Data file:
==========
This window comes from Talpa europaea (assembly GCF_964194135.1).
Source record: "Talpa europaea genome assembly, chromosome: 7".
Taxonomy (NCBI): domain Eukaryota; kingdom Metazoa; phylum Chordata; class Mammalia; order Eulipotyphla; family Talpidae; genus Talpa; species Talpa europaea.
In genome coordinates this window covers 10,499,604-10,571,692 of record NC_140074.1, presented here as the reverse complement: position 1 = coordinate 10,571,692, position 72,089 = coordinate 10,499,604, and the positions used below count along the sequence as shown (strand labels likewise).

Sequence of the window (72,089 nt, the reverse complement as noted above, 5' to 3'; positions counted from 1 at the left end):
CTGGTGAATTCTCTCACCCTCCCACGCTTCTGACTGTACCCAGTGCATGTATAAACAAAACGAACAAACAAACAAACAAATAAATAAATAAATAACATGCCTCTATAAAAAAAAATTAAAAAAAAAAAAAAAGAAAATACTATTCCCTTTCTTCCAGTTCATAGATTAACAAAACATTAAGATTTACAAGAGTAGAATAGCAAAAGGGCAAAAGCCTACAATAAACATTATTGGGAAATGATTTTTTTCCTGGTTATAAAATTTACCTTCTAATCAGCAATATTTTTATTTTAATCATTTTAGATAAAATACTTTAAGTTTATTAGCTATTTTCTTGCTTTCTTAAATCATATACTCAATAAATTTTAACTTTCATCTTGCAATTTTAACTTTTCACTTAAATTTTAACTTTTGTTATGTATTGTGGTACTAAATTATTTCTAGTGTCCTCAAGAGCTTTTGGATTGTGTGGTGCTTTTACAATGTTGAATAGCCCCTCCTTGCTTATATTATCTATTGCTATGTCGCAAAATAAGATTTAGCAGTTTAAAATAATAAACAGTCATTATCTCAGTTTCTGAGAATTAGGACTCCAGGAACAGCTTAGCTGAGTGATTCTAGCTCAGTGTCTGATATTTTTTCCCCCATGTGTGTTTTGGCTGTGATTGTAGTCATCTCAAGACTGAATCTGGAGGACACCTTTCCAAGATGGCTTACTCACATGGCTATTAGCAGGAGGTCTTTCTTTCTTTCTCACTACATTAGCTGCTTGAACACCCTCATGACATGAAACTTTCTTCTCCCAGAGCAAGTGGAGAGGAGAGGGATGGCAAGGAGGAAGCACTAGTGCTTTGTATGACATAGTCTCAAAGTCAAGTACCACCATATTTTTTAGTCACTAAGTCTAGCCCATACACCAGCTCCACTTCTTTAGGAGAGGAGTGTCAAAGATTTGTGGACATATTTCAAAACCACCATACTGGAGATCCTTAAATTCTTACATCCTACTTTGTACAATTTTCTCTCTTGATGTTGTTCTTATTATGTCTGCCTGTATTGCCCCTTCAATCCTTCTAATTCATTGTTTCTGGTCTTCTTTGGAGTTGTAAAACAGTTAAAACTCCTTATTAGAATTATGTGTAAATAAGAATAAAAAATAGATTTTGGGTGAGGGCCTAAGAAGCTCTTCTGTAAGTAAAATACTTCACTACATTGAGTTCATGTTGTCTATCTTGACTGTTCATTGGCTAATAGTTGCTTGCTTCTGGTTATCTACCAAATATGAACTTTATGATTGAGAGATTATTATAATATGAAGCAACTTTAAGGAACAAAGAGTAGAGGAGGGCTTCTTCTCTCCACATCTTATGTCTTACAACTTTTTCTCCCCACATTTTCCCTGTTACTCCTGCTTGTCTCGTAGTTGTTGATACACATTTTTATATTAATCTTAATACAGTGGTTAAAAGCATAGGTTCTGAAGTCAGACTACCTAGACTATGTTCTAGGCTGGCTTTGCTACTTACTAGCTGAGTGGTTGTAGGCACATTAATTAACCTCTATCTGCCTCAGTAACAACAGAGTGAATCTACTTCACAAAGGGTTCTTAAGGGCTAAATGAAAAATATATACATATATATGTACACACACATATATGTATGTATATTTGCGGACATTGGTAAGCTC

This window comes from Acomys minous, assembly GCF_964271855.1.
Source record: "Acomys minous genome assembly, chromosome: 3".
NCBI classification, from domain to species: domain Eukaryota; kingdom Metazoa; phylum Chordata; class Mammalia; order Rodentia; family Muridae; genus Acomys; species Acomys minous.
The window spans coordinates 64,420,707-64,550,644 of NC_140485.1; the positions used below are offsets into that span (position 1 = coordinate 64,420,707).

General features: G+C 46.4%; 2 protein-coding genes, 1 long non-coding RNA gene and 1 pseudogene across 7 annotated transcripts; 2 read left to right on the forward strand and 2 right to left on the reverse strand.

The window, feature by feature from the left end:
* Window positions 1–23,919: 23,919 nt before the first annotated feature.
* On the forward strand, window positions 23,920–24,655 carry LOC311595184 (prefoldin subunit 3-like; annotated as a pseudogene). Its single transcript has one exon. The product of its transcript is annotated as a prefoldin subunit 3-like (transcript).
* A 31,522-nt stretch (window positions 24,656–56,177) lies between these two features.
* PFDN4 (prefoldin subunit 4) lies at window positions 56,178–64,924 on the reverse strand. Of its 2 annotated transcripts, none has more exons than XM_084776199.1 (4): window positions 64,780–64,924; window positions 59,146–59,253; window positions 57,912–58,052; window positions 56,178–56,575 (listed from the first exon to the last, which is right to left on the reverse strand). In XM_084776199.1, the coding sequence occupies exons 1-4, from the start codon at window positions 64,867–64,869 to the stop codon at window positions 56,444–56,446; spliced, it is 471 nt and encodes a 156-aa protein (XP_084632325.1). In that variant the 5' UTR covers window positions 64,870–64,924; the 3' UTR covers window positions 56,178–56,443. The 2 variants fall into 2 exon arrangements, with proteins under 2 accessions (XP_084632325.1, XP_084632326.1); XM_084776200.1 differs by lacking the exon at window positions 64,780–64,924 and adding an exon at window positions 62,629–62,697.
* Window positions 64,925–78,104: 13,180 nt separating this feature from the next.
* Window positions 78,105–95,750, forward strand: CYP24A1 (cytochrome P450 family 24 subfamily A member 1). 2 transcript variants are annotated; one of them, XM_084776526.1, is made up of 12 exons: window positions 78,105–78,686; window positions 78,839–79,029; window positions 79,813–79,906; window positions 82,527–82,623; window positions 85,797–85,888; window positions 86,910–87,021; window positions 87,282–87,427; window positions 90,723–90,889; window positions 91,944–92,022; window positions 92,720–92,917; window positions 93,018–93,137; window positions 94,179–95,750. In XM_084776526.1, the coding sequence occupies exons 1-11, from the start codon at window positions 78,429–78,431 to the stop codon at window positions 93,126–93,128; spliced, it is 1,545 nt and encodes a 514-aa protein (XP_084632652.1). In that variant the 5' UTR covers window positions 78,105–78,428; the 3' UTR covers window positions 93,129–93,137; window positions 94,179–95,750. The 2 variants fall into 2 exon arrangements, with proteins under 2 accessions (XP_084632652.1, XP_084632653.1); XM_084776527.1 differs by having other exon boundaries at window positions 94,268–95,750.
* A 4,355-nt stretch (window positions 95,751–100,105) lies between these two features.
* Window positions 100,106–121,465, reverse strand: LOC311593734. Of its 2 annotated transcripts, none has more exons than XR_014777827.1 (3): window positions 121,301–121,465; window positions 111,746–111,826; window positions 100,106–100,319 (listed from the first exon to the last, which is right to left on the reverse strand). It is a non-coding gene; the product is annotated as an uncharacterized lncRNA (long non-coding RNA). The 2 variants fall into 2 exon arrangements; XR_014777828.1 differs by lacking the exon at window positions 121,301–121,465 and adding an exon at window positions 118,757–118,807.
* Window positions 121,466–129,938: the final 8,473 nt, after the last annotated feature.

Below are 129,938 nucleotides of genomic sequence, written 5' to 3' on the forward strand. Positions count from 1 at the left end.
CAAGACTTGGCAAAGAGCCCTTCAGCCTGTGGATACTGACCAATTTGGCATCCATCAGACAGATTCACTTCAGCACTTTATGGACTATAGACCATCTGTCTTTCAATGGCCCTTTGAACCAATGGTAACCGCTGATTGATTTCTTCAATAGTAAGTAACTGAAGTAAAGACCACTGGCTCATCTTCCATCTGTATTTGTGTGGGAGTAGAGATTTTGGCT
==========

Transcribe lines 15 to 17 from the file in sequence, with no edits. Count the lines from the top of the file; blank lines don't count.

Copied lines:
* A 31,522-nt stretch (window positions 24,656–56,177) lies between these two features.
* PFDN4 (prefoldin subunit 4) lies at window positions 56,178–64,924 on the reverse strand. Of its 2 annotated transcripts, none has more exons than XM_084776199.1 (4): window positions 64,780–64,924; window positions 59,146–59,253; window positions 57,912–58,052; window positions 56,178–56,575 (listed from the first exon to the last, which is right to left on the reverse strand). In XM_084776199.1, the coding sequence occupies exons 1-4, from the start codon at window positions 64,867–64,869 to the stop codon at window positions 56,444–56,446; spliced, it is 471 nt and encodes a 156-aa protein (XP_084632325.1). In that variant the 5' UTR covers window positions 64,870–64,924; the 3' UTR covers window positions 56,178–56,443. The 2 variants fall into 2 exon arrangements, with proteins under 2 accessions (XP_084632325.1, XP_084632326.1); XM_084776200.1 differs by lacking the exon at window positions 64,780–64,924 and adding an exon at window positions 62,629–62,697.
* Window positions 64,925–78,104: 13,180 nt separating this feature from the next.